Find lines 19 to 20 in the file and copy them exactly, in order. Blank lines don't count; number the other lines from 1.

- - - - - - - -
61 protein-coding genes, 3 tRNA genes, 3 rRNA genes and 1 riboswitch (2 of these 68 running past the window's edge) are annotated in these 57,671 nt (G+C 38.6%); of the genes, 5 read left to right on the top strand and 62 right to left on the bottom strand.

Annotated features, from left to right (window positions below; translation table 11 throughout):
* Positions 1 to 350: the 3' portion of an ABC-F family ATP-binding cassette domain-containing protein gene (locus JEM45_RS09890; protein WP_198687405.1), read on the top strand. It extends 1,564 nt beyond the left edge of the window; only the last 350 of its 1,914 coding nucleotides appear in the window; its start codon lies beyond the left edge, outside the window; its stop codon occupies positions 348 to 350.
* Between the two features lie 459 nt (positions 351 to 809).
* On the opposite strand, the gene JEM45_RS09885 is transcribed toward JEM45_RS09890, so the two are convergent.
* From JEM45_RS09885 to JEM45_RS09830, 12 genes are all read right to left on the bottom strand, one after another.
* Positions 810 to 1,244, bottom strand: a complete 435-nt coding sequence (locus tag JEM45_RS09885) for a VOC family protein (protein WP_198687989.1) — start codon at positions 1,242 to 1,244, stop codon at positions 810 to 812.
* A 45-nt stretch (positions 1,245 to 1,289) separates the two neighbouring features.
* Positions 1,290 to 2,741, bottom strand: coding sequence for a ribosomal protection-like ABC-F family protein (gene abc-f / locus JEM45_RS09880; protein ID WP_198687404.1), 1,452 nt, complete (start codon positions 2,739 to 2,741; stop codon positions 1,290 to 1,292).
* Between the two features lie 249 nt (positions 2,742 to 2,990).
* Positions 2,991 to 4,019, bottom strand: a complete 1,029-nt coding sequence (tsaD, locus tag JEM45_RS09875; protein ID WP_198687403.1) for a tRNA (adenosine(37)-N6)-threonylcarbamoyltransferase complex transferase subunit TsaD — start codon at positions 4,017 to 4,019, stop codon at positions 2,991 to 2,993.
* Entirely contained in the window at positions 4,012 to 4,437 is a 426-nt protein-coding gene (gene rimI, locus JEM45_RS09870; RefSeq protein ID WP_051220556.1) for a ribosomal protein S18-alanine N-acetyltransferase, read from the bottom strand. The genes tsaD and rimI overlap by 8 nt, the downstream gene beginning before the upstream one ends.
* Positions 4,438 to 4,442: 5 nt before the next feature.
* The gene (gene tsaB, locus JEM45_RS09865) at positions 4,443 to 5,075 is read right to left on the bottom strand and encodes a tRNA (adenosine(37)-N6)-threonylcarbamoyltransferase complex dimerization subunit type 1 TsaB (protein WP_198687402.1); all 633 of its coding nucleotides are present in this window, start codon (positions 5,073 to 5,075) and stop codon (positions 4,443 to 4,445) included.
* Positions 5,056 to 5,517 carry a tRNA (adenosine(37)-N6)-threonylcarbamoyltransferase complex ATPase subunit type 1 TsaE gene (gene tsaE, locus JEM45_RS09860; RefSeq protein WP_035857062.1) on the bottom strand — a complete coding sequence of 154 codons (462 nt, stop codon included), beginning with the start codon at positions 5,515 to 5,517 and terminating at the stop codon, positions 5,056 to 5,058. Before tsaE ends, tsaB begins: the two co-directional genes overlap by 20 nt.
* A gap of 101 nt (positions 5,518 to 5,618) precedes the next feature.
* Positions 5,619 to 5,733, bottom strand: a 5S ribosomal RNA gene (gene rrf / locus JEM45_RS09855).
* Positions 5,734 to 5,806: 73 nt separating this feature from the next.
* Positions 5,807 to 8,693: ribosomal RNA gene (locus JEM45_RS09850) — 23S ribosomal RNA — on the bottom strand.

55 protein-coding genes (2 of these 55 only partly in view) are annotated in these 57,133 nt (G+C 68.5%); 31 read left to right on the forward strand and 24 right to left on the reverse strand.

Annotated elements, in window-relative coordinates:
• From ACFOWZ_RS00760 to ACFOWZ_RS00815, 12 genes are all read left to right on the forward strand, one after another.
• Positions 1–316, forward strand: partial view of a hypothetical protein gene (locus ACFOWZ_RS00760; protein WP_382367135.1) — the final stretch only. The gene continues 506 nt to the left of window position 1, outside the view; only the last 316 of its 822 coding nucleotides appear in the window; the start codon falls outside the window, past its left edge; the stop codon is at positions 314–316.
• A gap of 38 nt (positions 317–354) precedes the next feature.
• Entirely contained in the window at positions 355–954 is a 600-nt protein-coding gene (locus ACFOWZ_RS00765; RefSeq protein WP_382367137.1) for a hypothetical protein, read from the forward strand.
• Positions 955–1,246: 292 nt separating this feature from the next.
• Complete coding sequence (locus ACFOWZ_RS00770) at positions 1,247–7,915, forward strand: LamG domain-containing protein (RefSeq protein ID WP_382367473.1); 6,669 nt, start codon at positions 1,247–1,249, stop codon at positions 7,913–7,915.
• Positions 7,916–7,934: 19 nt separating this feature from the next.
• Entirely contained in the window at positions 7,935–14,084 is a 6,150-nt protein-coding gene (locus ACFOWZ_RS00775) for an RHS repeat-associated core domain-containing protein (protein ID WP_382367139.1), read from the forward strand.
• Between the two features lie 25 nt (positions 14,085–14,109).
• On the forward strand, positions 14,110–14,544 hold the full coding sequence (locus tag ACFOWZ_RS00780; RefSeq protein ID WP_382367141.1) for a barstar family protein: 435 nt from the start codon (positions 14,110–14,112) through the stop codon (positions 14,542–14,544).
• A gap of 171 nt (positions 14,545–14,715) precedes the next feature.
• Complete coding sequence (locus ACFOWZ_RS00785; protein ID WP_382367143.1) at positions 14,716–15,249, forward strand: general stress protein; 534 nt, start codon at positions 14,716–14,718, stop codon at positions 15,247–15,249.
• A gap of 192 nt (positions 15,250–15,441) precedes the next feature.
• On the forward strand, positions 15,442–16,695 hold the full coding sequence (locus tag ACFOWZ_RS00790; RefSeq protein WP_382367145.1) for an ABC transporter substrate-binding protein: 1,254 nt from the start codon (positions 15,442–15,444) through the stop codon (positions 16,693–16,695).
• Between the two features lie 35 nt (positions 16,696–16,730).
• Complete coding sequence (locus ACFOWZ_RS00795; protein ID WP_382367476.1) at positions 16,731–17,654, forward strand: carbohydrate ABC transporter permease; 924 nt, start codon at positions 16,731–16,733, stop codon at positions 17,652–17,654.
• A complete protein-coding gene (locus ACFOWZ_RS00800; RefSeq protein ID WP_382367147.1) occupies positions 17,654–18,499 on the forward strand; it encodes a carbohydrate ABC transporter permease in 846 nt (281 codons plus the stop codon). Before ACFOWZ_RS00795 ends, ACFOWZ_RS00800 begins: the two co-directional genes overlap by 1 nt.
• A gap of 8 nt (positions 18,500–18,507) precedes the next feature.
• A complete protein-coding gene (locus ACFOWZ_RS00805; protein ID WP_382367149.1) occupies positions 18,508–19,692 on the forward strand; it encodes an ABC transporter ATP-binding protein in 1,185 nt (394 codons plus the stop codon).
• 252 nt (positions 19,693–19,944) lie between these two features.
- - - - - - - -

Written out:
* Positions 5,807 to 8,693: ribosomal RNA gene (locus JEM45_RS09850) — 23S ribosomal RNA — on the bottom strand.

55 protein-coding genes (2 of these 55 only partly in view) are annotated in these 57,133 nt (G+C 68.5%); 31 read left to right on the forward strand and 24 right to left on the reverse strand.